I have always felt blessed to be a person who enjoys her own company—who does not feel lonely when alone. That being said, I do welcome technology and its ability to link me virtually with family and friends. I do rely on a car, train and plane to transform those virtual connections into in-person ones. And I am grateful to books that always create a bridge between me and other people and worlds. Although the content of the books is fictional, the characters, plots and themes resonate in a very real way.
Yet, throughout my life—and especially as I grow older—I more profoundly appreciate memories and how they connect me to the people and experiences that have enriched my life. Memory keeps Dad, Ma and Grandma alive for me. Sunday walk ‘n talks with Dad. Strolling through the children’s section of the local library with Ma. Lying next to Grandma in the bedroom we shared, as she assured me that no monster lurked in the closet. Through memory, I can relive times with my now adult son and daughter, both of whom live in distant cities. Memory links me with my son as a child who imagined he was the Incredible Hulk and who turned his love for the Hardy Boys into dramas in which he and his sister acted. Memory links me with my daughter who, as a child, mediated conflicts within her family of dolls and who, as young adult, met me in New York to share a Broadway weekend.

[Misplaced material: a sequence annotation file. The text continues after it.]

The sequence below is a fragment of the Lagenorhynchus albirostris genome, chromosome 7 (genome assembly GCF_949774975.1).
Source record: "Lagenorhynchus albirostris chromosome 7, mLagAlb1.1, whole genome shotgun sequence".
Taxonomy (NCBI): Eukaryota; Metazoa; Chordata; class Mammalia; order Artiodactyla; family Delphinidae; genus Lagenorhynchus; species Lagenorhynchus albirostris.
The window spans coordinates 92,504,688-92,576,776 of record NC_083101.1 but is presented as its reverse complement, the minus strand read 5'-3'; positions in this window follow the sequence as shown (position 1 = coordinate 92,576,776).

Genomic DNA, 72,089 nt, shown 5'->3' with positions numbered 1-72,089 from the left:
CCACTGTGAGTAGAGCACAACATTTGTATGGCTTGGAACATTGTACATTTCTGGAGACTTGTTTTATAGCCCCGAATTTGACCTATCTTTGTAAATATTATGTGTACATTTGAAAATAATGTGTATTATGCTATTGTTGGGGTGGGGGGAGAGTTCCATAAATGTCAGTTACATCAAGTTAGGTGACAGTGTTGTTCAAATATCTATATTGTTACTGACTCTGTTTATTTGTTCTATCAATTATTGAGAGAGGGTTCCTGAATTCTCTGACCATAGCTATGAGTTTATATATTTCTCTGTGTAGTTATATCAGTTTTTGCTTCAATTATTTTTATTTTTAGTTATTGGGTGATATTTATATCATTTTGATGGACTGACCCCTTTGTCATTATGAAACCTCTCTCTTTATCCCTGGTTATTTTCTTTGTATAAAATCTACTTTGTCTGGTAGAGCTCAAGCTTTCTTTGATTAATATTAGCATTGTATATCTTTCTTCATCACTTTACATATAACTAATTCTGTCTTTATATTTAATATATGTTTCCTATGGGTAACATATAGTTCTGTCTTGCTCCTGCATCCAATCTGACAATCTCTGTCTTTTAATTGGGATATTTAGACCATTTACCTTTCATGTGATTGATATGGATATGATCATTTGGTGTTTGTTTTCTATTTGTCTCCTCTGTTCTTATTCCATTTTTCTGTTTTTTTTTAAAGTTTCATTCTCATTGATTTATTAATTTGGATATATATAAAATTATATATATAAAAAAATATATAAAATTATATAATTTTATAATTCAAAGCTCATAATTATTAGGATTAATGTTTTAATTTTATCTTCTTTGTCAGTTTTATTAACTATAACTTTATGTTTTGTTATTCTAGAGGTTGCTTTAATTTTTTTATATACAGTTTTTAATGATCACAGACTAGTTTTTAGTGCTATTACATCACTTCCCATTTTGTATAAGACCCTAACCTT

Through memory, I re-experience school—inhaling the promising aroma of textbooks, watching chalk turn a blank blackboard into a math or science problem, and hearing teachers excitedly share their insights with me and encouraging me to become a lifelong learner. Memory connects me with the magical setting of Disney World—a place where Ma, Dad, my children, and I often vacationed. It takes me to the Atlantic City boardwalk and the waves crashing against the Steel Pier. It puts me in Israel, Greece, Italy, London and Paris, places I have been privileged to visit.
These memories matter because connections matter. Connections make it okay to be physically alone because they remind me that I am never emotionally or mentally isolated. Memories keep the past alive, and they let the present and future live on in my mind and heart.
Ronna L. Edelstein